Water mains and earthing

Sorry if this is mildly OT, but I'm not sure where else to ask.
Three Valleys Waters has just very kindly relaid the mains outside my house with spiffing new plastic ones. Among the notices they dished out were warnings that if my electrical system was earthed to the old metal mains, this would no longer work.
Neither Powergen not...er, whatever 24-7 is called now...seem terribly interested or knowledgeable. Any idea how to establish whether it is worth calling an electrician in?
* The house (a 1950s ex-council house) was last rewired c1989 by the council.
* Obviously the Water Co only replaced up to my street side stop cock. From there to my house is still the old iron mains feed.
* My shower has an earth wire connected to the cold water tap of the sink basin. I ran it slightly absent-mindedly and didn't get electrocuted.
* In my meter cupboard there are a couple of whacking great earth wires near the meter, running from the circuit breaker box. One is attached to a metal poll apparently drilled into the wall, another to a copper pipe coming from (or to) the gas meter (!).
Am I just being paranoid?
Off to boil some water....
--
Oh, as usual, dear

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Ian Cundell wrote:

They do that to cover themselves.

...EDF Networks.

If it was competently re-wired at that time you should have no worries, and nothing should need changing.

That's bathroom supplementary bonding, only part of the overall earthing and bonding scheme.

See the FAQ at http://www.diyfaq.org.uk/electrical/electrical.html#earthing
If you're still unsure, post a photograph of your electrical intake, meter and consumer unit location on the Web somewhere and further comment will doubtless be offered...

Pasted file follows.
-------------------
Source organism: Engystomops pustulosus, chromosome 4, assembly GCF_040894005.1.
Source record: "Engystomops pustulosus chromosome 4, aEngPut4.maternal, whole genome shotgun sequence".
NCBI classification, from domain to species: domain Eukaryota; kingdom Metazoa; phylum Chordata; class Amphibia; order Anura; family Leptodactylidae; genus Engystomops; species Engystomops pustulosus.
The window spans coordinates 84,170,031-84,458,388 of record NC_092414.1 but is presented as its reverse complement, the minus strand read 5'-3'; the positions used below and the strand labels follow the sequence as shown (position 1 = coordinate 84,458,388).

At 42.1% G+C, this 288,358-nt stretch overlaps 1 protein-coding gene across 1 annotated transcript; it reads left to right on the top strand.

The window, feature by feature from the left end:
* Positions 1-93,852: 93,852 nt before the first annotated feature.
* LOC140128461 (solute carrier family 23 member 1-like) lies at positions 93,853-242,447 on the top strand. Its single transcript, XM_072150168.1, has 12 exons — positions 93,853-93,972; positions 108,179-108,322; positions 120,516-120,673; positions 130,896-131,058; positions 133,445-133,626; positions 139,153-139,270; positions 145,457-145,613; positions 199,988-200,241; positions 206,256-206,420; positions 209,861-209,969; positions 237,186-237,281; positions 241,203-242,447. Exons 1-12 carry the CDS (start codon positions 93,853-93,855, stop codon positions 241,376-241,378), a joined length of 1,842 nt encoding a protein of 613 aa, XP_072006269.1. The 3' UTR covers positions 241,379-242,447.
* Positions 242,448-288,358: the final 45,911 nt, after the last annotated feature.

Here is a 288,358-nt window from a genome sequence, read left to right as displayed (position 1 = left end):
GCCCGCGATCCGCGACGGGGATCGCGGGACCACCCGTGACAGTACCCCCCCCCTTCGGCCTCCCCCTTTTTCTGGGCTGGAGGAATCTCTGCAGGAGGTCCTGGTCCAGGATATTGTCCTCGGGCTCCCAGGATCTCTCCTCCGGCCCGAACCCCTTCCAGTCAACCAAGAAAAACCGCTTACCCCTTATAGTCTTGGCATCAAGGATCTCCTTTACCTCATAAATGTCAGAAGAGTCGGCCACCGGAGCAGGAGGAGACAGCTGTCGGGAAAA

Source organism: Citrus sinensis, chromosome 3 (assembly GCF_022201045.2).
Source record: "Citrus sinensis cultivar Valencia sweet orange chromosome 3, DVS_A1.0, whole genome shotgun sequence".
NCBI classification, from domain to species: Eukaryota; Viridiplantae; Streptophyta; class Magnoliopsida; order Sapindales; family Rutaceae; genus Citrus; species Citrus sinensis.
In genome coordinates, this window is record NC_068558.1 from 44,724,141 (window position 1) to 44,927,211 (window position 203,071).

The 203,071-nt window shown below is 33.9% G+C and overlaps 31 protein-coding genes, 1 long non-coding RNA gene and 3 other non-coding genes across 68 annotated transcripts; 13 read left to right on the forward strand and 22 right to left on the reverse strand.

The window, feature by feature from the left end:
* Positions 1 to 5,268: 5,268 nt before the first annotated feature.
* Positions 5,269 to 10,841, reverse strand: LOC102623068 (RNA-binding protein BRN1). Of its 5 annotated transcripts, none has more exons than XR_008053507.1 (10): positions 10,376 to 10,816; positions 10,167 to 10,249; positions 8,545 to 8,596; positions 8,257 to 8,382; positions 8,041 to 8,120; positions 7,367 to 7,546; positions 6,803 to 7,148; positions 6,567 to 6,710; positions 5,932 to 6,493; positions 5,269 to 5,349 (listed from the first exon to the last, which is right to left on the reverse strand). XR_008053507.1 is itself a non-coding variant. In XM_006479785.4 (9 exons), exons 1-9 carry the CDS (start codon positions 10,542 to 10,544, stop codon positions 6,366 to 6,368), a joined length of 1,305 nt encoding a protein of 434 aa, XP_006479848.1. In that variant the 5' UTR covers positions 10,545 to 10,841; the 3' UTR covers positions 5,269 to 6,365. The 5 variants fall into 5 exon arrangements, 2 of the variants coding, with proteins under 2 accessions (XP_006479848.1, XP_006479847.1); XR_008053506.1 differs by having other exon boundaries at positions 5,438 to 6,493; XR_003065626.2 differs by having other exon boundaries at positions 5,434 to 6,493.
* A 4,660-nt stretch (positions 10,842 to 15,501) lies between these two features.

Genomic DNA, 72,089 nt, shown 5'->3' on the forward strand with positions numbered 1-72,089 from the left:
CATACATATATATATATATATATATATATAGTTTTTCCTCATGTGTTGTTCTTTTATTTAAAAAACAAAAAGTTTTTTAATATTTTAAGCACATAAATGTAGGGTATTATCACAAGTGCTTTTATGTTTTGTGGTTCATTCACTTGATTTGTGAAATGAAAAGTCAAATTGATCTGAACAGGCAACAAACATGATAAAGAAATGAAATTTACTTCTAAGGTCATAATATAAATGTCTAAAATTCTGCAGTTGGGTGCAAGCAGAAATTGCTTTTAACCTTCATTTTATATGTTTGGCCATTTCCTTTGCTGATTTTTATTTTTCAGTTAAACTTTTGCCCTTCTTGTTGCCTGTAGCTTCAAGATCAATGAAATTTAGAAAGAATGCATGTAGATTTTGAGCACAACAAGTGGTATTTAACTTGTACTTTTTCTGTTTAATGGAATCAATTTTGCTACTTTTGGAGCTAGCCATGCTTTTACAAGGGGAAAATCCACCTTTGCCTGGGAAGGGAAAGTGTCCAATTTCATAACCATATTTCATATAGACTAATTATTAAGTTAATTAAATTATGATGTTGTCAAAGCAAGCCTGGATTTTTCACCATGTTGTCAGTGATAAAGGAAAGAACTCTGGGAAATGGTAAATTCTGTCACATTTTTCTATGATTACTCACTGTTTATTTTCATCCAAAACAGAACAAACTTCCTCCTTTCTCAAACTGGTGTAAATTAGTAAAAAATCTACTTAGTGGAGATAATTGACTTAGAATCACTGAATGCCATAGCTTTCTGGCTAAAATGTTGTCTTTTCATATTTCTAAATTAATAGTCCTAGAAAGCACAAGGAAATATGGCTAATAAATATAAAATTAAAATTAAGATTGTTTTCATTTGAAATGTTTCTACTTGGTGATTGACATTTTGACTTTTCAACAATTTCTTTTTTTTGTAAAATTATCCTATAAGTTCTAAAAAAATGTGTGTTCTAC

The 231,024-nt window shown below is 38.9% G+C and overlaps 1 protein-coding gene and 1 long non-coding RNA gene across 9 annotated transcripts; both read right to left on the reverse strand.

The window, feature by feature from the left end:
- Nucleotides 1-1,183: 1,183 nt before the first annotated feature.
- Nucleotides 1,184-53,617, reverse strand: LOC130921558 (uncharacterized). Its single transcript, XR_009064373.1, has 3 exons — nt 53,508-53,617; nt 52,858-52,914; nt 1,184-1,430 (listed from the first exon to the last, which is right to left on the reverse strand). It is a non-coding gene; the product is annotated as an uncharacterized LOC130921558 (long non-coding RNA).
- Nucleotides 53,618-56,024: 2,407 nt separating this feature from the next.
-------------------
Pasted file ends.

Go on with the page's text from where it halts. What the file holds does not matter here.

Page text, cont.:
--
Andy

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Andy Wade wrote:

Andy - aren't the b*ggers - however sliced-n-diced-n-microprivatised - still under a legal obligation to tell you what your earthing arrangements are, and what the maximum supplier's earth loop impedance is (even if the latter will almost always be the Conventional answer of '0.35/0.8/yourproblem' respectively for TN-C-S, TN-S, and TT ;-) ?
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Stefek Zaba wrote:

Yes, there's a list of data they are obliged to provide in the BS 7671 Amendment 2 which I've just mentioned in another thread. Here's a quick cut'n'paste. I've added the usual answers (for LV supplies) and some comments in square brackets:
<quote> Regulation 28 of the Electricity Safety, Quality and Continuity Regulations 2002 requires distributors to provide the following information to relevant persons free of charge:
- The maximum prospective short-circuit current at the supply terminals [1-ph: 16 kA; 3-ph 25 kA; can be higher in the former LEB area]
- The maximum earth loop impedance of the earth fault path outside the installation (Ze) [TN-S: 0.8 ohm; TN-C-S: 0.35 ohm, TT: 21 ohm]
- The type and rating of the distributors protective device or devices nearest to the supply terminals [usually BS 1361 Type 2, 100A, or whatever records show for older stuff]
- The type of earthing system applicable to the connection [TN-S, TN-C-S or TT, but their records may be inaccurate - consumers can to some extent change the means of earthing without reference to the distributor]
- The number of phases of the supply [this tends to be either 1 or 3 ;-)]
- The frequency of the supply and the extent of the permitted variations [50 Hz 1%]
- The voltage of the supply and the extent of the permitted variations. [230/400 V -6%/+10%; -10% after 2008, perhaps] </quote>
--
Andy

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Thanks for the feedback chaps.
On a related question, presumably as a consequence of detritus getting in the mains feed (?), my electric shower keeps overheating and cutting out. Is there an easy way to clean one of these things out?
--
Oh, as usual, dear

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